O.J.'s Trumpet Page Articles and reviews
Malte Burba
Distinctive and innovative trumpet soloist and pedagogue

The name Malte Burba can often be heard in trumpet circles, not least because he is regarded as quite controversial. But what does he really stand for? The fact is, that through his trumpet method, he has filled a previous gap with new knowledge of the specific physical and physiological conditions for trumpet playing. This work has so far resulted in the books BRASS MASTER-CLASS (Schott ED 8335 in German or ED 8760 in English) and TEACH YOUR BODY TO BLOW (Editions BIM 6), as well as master classes and workshops in Germany, Luxembourg, Switzerland, Austria, and Brazil, and for the first time in Sweden this year (13th 14th of July in Kosta). He is teaching at the Conservatory of Mainz, and until the end of spring 2002 also at the Music Academy of Cologne

A difficult path
Malte Burba was born in1957 (Frankfurt/Germany) into a musical family, where it was expected that little Malte would play an instrument. He started on the piano. At the age of 15 he started to play the trumpet. He was then told that he neither had the right lips and teeth nor the physical qualifications needed. But since he was totally determined to learn how to play the trumpet, he started his own investigations on how to play the trumpet. He studied phonetics, medicine and musicology. The scientific insight he got from these subjects were subsequently used to explain and find solutions to the difficulties of trumpet playing.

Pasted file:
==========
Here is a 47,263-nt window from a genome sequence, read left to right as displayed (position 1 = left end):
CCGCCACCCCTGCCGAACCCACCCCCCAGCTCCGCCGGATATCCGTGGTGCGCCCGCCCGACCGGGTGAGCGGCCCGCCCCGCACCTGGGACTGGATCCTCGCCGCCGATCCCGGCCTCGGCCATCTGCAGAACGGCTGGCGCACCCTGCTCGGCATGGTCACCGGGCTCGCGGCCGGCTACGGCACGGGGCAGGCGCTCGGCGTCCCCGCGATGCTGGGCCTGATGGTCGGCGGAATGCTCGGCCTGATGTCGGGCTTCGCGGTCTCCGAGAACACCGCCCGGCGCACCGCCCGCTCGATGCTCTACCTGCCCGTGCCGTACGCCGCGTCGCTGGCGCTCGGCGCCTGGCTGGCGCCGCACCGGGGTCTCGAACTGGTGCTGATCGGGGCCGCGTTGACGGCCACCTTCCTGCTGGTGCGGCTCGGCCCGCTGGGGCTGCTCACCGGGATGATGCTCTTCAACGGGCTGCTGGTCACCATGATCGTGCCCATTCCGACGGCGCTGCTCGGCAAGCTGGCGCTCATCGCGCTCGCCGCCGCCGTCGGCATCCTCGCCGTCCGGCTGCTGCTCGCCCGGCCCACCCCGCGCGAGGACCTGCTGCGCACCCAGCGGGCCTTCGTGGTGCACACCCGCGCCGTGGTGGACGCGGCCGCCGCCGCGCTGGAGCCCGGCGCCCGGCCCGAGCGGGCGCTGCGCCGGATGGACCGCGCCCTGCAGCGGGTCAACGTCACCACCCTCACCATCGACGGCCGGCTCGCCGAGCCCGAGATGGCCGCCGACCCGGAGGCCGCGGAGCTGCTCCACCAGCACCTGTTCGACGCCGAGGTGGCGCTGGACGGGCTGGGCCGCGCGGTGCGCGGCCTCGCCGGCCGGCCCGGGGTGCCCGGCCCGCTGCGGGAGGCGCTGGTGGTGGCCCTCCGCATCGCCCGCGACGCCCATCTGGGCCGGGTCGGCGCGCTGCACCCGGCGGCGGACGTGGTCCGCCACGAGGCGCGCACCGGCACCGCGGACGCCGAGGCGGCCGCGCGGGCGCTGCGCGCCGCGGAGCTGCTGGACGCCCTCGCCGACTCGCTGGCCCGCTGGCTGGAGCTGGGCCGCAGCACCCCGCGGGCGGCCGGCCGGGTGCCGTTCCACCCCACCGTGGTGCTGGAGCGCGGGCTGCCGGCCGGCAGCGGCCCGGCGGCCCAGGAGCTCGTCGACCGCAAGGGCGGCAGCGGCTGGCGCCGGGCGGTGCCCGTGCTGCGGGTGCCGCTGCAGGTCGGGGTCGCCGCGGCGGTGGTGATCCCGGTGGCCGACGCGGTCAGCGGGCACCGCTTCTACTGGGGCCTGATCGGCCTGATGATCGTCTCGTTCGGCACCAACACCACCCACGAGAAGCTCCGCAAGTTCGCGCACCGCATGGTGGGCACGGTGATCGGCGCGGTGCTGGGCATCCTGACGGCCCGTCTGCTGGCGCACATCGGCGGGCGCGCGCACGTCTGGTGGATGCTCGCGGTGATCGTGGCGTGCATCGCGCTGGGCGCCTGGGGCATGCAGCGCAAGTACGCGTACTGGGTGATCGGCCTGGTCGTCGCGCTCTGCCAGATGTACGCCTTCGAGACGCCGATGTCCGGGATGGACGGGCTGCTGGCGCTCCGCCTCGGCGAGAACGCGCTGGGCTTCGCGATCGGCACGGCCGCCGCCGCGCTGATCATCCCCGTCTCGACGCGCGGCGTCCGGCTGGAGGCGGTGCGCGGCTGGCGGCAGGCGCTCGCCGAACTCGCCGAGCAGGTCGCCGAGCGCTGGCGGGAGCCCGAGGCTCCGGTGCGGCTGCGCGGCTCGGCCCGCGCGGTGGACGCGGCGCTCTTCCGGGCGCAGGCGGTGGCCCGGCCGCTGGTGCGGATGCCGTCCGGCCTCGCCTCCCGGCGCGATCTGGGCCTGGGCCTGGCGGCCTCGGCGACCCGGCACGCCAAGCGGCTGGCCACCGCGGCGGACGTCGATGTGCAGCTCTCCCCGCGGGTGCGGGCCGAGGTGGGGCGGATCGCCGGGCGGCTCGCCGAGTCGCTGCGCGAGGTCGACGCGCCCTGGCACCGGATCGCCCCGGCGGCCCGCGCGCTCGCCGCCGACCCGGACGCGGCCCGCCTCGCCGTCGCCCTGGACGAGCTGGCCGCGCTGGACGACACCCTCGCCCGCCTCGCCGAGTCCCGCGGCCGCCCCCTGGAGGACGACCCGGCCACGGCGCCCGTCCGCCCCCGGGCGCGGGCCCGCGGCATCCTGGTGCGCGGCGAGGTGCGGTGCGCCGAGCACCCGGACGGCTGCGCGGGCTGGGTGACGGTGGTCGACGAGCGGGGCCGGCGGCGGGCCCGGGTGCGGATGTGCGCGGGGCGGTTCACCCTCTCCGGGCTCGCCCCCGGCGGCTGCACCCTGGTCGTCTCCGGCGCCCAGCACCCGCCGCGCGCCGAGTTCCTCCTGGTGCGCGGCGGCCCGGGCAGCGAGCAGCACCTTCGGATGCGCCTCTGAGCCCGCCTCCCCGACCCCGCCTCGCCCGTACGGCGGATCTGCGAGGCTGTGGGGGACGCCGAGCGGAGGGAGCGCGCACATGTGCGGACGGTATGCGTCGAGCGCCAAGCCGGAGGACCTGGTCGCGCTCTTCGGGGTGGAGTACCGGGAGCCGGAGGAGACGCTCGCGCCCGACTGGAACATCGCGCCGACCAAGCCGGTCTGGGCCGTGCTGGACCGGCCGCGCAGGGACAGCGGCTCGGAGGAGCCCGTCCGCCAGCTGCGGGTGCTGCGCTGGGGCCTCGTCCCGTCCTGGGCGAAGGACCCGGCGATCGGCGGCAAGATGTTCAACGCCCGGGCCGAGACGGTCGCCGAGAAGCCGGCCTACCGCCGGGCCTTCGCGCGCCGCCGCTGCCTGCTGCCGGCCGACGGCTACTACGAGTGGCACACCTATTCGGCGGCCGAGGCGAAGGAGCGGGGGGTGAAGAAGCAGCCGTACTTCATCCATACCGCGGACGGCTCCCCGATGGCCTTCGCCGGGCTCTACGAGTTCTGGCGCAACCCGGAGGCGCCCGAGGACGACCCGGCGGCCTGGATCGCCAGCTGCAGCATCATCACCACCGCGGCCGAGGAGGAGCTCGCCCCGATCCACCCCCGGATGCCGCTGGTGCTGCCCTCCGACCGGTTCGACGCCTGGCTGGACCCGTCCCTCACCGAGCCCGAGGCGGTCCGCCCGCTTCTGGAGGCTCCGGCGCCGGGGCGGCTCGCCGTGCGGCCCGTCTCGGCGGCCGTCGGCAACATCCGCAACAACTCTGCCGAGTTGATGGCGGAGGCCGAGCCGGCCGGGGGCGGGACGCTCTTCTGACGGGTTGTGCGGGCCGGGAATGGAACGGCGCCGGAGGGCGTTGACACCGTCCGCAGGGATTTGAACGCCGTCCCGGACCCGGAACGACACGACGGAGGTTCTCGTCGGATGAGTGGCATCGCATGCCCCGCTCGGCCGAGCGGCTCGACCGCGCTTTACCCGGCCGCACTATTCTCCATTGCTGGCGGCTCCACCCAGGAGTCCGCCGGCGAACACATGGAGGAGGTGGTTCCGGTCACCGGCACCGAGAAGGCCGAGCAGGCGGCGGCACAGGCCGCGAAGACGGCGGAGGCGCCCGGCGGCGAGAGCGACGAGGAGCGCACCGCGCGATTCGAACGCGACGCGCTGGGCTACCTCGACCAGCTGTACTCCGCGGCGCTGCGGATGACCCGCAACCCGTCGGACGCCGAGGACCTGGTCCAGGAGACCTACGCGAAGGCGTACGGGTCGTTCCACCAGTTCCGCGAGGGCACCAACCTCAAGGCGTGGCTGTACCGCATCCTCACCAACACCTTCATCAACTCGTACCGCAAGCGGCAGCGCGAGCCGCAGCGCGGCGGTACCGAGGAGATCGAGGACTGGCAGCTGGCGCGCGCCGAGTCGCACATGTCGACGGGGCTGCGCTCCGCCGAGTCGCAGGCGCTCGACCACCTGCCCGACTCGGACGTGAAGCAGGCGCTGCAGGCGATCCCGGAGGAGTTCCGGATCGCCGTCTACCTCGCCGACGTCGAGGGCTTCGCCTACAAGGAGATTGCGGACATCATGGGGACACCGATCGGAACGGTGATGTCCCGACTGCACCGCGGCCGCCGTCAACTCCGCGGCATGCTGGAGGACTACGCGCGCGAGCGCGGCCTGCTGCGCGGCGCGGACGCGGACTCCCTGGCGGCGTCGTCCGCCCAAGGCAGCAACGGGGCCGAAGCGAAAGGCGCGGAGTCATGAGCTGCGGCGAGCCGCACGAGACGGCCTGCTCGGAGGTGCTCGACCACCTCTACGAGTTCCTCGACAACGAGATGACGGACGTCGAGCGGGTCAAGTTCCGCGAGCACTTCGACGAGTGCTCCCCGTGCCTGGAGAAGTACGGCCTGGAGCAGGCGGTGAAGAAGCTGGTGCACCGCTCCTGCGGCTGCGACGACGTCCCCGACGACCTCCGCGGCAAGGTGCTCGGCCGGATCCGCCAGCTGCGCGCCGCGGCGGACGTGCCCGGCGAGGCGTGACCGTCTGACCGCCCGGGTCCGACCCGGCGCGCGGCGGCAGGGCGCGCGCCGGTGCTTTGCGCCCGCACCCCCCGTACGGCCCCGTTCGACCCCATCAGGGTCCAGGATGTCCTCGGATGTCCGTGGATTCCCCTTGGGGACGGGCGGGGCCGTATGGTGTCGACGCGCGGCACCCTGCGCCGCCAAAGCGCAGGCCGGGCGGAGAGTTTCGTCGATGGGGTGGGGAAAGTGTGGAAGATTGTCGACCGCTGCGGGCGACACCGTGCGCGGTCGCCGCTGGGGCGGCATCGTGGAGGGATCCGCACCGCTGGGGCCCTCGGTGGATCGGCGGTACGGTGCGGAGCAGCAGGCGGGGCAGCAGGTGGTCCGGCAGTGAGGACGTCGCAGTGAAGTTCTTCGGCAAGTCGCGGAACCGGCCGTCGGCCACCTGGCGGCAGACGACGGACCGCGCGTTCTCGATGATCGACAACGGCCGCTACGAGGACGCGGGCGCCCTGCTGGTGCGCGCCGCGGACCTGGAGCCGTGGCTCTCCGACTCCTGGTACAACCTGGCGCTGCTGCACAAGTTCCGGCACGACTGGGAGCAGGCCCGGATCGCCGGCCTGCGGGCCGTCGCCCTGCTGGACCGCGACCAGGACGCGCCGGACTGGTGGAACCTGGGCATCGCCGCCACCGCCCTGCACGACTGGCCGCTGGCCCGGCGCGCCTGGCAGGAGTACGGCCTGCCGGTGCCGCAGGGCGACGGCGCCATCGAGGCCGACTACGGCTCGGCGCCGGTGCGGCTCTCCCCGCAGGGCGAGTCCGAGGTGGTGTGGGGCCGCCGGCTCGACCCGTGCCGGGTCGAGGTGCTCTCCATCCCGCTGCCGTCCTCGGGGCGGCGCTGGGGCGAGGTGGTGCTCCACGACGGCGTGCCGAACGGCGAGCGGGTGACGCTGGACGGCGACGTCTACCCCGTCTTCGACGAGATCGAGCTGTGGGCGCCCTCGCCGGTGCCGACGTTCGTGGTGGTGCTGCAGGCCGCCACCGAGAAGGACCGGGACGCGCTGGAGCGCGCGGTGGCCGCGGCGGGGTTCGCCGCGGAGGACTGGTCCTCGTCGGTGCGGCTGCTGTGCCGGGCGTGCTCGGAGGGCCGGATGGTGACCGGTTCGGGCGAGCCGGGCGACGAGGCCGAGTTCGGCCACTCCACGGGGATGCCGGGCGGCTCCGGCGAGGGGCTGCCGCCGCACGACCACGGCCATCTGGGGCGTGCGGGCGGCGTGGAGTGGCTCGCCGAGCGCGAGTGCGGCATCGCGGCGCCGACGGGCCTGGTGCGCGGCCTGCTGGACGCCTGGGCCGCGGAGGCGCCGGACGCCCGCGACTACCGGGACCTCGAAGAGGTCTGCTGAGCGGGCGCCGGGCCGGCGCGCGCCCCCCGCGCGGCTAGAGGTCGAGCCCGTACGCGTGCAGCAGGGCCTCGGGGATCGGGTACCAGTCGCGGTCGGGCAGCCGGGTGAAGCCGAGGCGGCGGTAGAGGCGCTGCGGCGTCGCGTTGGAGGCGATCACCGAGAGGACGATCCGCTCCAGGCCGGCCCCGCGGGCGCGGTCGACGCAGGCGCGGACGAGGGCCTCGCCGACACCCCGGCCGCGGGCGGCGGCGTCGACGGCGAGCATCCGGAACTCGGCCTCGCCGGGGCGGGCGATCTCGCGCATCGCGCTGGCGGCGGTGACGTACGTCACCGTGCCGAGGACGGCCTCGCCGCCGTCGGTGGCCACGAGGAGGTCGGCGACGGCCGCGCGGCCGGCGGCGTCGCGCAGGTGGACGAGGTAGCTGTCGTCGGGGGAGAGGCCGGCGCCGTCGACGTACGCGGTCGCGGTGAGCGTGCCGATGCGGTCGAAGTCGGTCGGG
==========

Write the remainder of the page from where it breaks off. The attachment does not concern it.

Democratising trumpet playing
Malte has done a great work to demythologise the art of mastering the instrument. He is of the opinion that it's a question of technique, and that all - regardless of age, or physical appearance - can learn to play trumpet, provided they have a strong will and good practicing discipline. With this attitude he has contributed to democratise trumpet playing. In his opinion, trumpet playing was a privilege during the centuries to those that instinctively did the right thing, while today everybody has a chance. These scientific insights have revolutionised trumpet pedagogy.

The soloist Malte Burba is the best evidence